HEALTH: Alabama Doctors discover new way to replace heart valves

Updated: Wednesday, August 6 2014, 07:09 PM CDT
HEALTH: Alabama Doctors discover new way to replace heart valves story image

Doctors in Birmingham have discovered an alternative way to replace heart valves without opening up the patient.
It's called a valve-in-valve trans-catheter aortic valve replacement. Although it is still not FDA approved.

"I'm feeling great, I'm feeling like I've just started a new life," says Randall Warren. He had no trouble breathing during the interview, something that would have been challenging just a month ago. "I'd lay down and I might as well cover my mouth cause I couldn't breathe. Even on my left side, I couldn't breathe. I could breathe a little bit if I laid on my right side. But, it was one of the most miserable times in my life."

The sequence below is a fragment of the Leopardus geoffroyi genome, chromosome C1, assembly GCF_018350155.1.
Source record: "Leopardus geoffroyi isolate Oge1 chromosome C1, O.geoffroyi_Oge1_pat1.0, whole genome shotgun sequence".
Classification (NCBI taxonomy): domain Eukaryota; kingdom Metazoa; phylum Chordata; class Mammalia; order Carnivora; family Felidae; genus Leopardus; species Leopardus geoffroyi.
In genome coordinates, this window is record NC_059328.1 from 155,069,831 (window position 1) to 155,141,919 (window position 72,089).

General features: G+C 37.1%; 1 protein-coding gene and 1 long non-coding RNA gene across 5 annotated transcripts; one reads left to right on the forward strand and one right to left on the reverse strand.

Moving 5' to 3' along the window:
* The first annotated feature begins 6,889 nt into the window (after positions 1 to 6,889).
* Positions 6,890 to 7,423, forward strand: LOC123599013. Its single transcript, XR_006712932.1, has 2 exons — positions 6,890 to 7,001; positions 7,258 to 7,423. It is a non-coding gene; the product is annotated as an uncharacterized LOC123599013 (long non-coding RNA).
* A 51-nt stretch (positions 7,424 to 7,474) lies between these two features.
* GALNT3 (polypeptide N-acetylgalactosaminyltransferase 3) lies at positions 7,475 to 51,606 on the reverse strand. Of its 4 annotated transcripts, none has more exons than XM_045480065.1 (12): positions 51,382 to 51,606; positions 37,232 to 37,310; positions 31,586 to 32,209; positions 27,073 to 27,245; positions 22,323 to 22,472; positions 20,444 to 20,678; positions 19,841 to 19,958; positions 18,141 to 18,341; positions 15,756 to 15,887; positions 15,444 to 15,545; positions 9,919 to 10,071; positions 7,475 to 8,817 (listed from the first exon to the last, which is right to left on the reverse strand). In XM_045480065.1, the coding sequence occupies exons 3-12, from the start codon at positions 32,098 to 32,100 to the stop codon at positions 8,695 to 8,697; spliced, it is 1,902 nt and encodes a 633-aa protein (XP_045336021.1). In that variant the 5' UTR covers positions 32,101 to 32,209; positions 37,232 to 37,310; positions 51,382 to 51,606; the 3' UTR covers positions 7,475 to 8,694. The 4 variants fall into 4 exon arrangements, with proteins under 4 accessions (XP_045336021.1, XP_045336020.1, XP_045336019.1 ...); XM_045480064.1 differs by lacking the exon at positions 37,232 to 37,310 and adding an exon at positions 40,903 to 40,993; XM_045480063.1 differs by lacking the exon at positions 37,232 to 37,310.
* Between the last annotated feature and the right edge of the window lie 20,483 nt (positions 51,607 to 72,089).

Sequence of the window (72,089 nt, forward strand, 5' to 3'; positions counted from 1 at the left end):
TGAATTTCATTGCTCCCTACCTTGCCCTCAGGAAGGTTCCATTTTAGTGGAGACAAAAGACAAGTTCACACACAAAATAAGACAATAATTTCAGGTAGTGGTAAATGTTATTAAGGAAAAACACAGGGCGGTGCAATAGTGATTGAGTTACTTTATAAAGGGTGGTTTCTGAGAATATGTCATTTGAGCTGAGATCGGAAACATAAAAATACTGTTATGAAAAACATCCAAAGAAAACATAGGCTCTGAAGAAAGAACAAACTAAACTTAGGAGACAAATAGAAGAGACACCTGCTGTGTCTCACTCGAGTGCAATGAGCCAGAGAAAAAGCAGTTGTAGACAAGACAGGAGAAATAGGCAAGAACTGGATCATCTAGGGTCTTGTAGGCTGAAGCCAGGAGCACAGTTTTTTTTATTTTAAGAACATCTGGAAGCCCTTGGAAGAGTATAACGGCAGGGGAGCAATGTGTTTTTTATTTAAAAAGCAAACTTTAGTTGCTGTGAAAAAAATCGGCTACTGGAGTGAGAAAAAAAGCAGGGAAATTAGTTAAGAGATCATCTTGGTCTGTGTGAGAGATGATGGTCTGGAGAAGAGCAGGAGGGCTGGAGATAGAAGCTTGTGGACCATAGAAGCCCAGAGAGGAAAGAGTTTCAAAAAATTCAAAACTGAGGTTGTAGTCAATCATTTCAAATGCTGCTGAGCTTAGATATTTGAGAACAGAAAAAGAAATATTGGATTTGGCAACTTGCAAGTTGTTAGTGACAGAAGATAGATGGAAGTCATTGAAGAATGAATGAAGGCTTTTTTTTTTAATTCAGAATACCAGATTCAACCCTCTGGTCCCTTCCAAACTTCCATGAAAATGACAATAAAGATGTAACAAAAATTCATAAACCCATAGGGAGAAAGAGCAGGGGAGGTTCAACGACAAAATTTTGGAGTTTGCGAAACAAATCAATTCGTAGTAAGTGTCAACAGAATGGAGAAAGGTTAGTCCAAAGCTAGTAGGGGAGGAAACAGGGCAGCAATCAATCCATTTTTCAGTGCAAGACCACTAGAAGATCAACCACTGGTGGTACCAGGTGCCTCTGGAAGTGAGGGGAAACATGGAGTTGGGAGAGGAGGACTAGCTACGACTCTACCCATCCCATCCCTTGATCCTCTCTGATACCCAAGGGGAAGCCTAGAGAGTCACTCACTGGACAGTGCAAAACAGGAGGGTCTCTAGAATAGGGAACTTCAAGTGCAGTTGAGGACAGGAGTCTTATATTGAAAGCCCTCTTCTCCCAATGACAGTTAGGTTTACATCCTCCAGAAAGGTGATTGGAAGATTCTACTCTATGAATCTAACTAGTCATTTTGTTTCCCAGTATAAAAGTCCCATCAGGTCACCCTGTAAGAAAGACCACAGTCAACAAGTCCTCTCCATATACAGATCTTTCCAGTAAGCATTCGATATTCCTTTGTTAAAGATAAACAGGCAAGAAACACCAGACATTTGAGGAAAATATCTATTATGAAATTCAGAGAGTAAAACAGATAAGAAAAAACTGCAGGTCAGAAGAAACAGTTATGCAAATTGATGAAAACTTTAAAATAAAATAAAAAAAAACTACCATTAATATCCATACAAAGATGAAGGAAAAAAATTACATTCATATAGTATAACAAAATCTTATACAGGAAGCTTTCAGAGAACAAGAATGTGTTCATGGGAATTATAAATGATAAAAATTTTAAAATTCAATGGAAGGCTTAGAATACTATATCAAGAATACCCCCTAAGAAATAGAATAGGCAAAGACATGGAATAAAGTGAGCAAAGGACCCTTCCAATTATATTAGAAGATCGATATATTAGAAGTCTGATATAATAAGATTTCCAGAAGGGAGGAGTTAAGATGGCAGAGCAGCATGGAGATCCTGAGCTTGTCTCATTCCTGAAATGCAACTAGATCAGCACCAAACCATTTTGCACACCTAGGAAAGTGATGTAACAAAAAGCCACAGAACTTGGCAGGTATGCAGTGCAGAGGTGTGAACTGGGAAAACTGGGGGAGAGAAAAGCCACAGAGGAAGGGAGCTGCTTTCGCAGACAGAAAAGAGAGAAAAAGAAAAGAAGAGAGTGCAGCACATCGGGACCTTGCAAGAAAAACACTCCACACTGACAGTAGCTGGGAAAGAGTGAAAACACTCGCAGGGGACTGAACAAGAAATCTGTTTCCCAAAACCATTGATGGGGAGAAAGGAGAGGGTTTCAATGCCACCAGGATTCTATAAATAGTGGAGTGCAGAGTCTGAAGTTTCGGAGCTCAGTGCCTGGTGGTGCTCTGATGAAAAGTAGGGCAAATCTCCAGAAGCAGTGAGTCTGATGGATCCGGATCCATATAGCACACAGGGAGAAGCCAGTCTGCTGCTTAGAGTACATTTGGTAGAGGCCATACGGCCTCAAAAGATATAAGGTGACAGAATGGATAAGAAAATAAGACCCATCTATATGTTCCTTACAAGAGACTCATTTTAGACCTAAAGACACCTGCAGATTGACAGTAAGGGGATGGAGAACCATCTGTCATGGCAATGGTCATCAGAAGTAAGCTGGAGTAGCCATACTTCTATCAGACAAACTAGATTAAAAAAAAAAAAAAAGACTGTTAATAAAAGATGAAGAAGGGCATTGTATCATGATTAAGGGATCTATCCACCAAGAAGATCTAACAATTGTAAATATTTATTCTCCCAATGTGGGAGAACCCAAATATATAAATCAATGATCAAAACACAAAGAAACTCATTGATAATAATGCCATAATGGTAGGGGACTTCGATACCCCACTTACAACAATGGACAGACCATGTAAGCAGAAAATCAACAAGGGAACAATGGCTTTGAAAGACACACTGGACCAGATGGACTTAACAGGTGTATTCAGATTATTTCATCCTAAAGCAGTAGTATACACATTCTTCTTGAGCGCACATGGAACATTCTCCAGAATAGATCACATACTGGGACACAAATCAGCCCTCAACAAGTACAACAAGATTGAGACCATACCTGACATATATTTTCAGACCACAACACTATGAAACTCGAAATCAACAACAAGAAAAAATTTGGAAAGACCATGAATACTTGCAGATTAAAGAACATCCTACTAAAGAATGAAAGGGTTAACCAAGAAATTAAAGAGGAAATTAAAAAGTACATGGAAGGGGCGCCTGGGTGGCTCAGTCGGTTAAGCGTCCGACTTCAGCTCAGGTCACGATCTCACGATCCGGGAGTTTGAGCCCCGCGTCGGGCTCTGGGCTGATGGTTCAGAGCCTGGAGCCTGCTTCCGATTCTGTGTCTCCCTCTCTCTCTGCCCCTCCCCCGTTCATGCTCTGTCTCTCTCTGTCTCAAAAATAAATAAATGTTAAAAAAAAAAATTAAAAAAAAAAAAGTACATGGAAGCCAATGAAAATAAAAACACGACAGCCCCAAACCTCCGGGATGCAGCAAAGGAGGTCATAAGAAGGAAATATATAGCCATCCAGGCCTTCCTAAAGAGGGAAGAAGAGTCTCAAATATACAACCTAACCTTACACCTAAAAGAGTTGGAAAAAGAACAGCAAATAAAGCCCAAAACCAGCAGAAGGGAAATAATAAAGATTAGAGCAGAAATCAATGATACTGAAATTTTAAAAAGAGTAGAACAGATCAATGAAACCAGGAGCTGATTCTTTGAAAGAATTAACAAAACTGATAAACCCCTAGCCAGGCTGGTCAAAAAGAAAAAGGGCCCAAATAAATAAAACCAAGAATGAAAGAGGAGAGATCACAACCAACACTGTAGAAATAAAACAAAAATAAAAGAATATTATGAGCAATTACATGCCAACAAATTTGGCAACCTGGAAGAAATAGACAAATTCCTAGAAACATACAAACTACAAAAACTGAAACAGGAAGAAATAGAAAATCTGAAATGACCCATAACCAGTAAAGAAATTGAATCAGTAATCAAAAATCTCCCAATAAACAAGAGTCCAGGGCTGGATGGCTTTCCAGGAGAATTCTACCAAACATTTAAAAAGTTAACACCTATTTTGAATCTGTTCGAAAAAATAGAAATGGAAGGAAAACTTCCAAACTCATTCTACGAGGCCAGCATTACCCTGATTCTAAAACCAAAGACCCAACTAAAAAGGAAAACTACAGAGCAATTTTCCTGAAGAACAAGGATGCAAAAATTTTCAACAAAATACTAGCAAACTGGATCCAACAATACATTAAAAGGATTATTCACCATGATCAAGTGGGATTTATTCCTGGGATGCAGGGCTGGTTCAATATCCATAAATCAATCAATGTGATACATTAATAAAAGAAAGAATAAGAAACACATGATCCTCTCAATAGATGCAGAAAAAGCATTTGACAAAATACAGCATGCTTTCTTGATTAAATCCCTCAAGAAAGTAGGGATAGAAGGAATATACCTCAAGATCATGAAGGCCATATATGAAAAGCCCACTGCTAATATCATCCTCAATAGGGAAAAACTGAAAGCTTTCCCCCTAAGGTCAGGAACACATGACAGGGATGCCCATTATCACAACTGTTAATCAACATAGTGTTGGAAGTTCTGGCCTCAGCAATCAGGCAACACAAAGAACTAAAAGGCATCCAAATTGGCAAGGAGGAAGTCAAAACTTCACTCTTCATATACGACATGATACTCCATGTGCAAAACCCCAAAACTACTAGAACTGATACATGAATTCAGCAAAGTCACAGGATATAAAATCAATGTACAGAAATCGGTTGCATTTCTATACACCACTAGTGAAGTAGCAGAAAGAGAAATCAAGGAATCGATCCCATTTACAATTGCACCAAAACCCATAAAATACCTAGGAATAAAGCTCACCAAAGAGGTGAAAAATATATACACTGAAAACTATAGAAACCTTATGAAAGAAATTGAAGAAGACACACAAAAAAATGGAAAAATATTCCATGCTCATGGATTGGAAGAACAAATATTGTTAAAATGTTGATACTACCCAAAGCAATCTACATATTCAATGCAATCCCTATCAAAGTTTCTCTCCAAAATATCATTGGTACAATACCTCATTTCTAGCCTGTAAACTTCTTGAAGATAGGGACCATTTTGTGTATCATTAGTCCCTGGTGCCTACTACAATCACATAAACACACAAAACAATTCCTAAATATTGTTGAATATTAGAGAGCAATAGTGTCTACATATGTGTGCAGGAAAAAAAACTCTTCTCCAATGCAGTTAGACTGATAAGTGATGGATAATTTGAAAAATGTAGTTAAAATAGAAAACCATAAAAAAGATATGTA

Warren has an aortic valve replacement 3 years ago, but it deteriorated quickly. Doctors were left with few options. "We looked at him and we talked about it," "But, given his age, the redo status and his other comorbidities, we really felt he was way too high risk for open surgery."

Doctor James Davies and Doctor Seun Alli conducted Alabama's first valve-in-valve trans-catheter aortic valve replacement. "Basically where we go through the groin or from another access site to replace the valve without taking the other valve out and without using the heart lung machine, so, basically we don't stop the heart and we put a new valve in."

"Immediately, it was just great, woke up and I was breathing- laying down on my back breathing," said Warren.

The procedure is not yet FDA approved, but Davies and Alli felt comfortable performing it. "There's a lot of data in it but still not approved by the FDA so its sort of an off the label use of the device,"
Warren says he had no hesitation. "I would think of having to sit there in that chair and breath or lay down and breath. I was ready to try, I would have tried anything that was reasonable sensible."

Doctors at UAB hope to do this procedure every one to two weeks going forward.
HEALTH: Alabama Doctors discover new way to replace heart valves
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